Kenyans upbeat amid promise of a COVID-19 vaccine
A medical syringe and a vial in front of the COVAX word are seen in this creative illustrative photo. /Getty Images

A medical syringe and a vial in front of the COVAX word are seen in this creative illustrative photo. /Getty Images

The possibility of the deployment of a COVID-19 vaccine in Kenya is becoming clearer by the day, providing a sense of hope to the people ravaged by the negative effects of the pandemic.

The long-awaited vaccine jab is being viewed as the silver bullet designed to put an end to COVID-19. Consequently, discourse pertaining to its imminent introduction has been vibrant.

A good number of citizens have expressed confidence in the vaccine while others have adopted a wait and see attitude with the rest remaining non-committal.

"Drawing my lessons from a misfortune that befell my son, my hardened resolve is to take the jab. I will not allow my apprehension to assume control over me as it did many years ago," said Benedetta Muindi, an elderly resident of the eastern Kenyan county of Machakos.

"Had I taken my son to receive a polio jab, he would still have use of his left leg. I want myself and my family to be safe," she added.

Muindi's unique motive is perhaps widely shared by other Kenyans who failed to secure previously approved vaccines and hence want to make a more informed decision regarding the new COVID-19 vaccine.

However, if the latest report from the Africa Centers for Disease Control and Prevention (Africa CDC) is anything to go by then it is safe to say Kenyans are ready for the vaccine.

Percentage of Kenyans willing to get the jab

The report showed that 70 percent of Africans would take a COVID-19 vaccine if it is proved safe and effective.

The study was carried out between August and December 2020 and it involved participants from different African countries including Kenya.

Other local surveys have presented figures which have shown a high percentage of Kenyans are willing to receive a COVID-19 vaccine jab.

At the moment the East African country is looking at the AstraZeneca vaccine as a compatible vaccine candidate with local trials ongoing. The vaccine is said to have ticked all the boxes for a vaccine and moreover, other vaccines from countries such as China are being eyed.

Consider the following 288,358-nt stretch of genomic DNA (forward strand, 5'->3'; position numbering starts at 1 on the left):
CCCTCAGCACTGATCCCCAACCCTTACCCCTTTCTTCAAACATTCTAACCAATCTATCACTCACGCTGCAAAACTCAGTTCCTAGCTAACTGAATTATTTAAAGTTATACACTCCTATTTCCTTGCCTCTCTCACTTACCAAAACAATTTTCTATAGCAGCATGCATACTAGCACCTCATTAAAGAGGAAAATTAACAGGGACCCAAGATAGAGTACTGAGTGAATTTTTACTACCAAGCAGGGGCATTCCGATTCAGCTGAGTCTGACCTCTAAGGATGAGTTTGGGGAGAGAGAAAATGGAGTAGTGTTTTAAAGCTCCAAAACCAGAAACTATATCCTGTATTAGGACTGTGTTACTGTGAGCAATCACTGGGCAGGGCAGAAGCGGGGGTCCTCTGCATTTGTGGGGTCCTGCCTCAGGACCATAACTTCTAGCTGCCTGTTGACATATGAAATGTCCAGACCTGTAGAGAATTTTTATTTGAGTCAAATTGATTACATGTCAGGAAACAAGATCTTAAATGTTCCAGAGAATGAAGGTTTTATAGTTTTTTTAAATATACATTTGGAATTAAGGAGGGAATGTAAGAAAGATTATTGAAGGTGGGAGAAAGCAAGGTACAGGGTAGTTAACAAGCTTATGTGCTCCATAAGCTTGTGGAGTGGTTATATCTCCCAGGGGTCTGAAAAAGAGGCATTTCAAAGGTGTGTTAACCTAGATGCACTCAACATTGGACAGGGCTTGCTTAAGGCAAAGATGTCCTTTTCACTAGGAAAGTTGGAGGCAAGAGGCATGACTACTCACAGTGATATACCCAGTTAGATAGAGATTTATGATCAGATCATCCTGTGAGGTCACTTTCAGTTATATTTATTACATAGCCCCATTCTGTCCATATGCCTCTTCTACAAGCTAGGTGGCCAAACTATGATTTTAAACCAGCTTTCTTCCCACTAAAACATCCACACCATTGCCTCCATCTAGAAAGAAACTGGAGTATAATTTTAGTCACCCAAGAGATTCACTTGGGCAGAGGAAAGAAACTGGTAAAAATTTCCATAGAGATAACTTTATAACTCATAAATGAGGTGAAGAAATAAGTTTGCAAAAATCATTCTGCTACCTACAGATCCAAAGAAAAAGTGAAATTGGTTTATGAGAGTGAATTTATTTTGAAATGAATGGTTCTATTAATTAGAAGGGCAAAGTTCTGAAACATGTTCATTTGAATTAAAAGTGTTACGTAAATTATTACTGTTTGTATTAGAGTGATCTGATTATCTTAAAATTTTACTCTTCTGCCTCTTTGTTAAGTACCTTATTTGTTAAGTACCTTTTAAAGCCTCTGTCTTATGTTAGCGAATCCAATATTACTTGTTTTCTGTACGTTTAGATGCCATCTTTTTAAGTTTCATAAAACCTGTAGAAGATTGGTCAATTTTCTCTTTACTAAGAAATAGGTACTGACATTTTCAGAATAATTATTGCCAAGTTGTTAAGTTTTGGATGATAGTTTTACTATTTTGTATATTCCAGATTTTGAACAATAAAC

"Based on the parameters that we are looking at, AstraZeneca will be one of the front-line vaccine candidates that we shall use as a country. We watch for the safety of a vaccine, we watch for immunogenicity, and finally, we look at the vaccine efficacy," said Patrick Amoth, director-general for health at the Ministry of Health.

"Under the COVAX facility in which Kenya is a signatory, Kenya is expected to get 24 million doses," he added.

According to the Ministry of Health, the first batch is expected in the first quarter of 2021.

Banking on the jab

Mercy Aguga, a manager at a fast-growing fast food joint is optimistic that the availability of vaccines will revive pre-pandemic sales.

"The availability of a vaccine will gradually encourage more movement and interaction in equal measure. I am convinced the adoption of a vaccine will resuscitate the economic wheels that went silent when COVID-19 struck," said Aguga.

She said that the need to create awareness will enlighten individuals especially in the rural towns where there is still indifference towards COVID-19.

"Most of the cases are clustered in the capital city and metropolitan towns and as such village dwellers are not convinced of the scale of this problem. I believe if people are sensitized on the significance of the vaccine, they will have a mental shift," said Aguga.

Echoing her sentiments, John Musembi, a pharmacist proposed that the government conduct a sensitization program as well as extend the scope of groups to first be covered going by the local situation.

"Residents living in famine prone areas should be included as early recipients as they take inadequate nutritional meals subsequently putting their immunity on the line," said Musembi.

Government and ministry of health pronouncements have stated that the first consignment will be given to high-risk groups such as healthcare workers, police officers, teachers and persons with co-morbidities.

Musembi said that the overriding concern of any vaccine is safety adding that misinformation fuels cynicism which leads to resitance for inoculations among members of the public.

He said that the government should invest substantially in fostering confidence in the jab.

"As a medic, my fears hinge on its safety and efficacy, so if I am expressing fears yet I am a trained medic, imagine what the rest of the population is feeling," said Musembi.

Source(s): Xinhua News Agency

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